Room to improve
State's trial run on tests
provides important data
The secondary school subject area tests administered last spring to Mississippi students don't officially count, but they do show the need for improvement.
The tests are part of a new educational accountability and accreditation system the state is phasing in, and beginning in the 2002-03 school year, students in certain subject areas must pass the tests to move on or graduate - even if they've already passed the regular coursework and exams.
The bad news coming out of the trial-run tests last spring, results of which were released last week, is that in many districts and schools, the average scores in one or more subjects fell below the passing level. That means a substantial number of students wouldn't have gotten the green light to pass or graduate.
Under the new accountability system, students would have the opportunity to take the tests again, but the scores suggest many schools, teachers and students have their worked cut out for them.
These are not the typical standardized tests. They are exams developed with input from state educators that measure a student's knowledge of specific course content and objectives. The subject areas include Algebra I, Biology, American History and English II, all required courses. The standard for passing is not stringent; the grading scale is 100 to 500 with 300 the cutoff for passing.
The tests are designed to ensure at least a rudimentary knowledge of the subject matter. The English component includes two separate writing exercises, graded on a 1 to 5 scale, and in a number of Northeast Mississippi schools, the narrative writing average score was below the passing mark of 2.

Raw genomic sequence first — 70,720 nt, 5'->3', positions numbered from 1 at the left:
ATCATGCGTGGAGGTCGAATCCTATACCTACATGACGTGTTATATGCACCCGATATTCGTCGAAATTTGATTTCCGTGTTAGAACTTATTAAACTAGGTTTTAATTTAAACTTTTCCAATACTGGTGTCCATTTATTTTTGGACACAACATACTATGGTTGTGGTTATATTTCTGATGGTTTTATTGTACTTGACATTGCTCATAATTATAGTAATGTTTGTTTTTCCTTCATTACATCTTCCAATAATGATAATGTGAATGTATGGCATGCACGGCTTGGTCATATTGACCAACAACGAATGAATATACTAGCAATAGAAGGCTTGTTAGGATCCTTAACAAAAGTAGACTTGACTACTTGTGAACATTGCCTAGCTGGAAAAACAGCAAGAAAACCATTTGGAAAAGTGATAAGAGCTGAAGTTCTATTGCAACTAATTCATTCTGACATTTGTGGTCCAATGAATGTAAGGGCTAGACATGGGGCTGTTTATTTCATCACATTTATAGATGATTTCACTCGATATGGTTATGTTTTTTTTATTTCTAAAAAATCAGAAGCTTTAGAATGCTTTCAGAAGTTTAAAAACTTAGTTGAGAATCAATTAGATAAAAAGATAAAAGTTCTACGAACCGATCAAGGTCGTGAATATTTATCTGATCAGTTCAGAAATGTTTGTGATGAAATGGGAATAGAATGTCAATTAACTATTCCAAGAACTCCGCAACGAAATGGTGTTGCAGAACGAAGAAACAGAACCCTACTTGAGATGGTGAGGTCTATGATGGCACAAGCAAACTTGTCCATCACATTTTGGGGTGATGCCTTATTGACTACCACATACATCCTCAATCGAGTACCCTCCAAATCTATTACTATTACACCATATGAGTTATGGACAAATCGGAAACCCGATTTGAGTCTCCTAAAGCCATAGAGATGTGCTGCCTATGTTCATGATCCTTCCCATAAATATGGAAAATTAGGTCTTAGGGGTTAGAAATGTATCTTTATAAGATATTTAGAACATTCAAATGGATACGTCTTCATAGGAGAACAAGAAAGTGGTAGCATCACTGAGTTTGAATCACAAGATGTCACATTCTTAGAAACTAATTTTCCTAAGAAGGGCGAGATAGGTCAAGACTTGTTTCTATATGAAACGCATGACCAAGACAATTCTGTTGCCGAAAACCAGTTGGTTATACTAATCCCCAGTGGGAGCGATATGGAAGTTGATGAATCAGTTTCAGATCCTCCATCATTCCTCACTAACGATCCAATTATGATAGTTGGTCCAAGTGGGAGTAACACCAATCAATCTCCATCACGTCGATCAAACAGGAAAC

The good -or at least better - news is that the experience of other states has been that when students and teachers know the tests count, the scores go up. Twenty Northeast Mississippi schools had average scores above passing in all areas, and some were considerably above the state average.
Yet even those districts that historically score well, including Tupelo, showed plenty of room for improvement. Expectations must be high for all students, and higher than merely beating the state average in those districts that have achieved Level 5 status, the highest level of accreditation, in the past.
Educators say that the most important figure when these tests are officially a part of the accreditation system will not be the average school or district score but the number of students who passed and the number who failed. That's true up to a point; obviously a high failure rate would be cause for concern. Yet the average scores will say something about how well a school is teaching subject matter, even with all the other variables that affect test scores.
Test results are not the only indicator of the quality of education in a school or school district. But they are the most tangible means of measuring academic performance, and the best guide to shoring up weaknesses and building on strengths.
This trial run gives school administrators and teachers the opportunity to assess what those weaknesses are and to work on correcting them.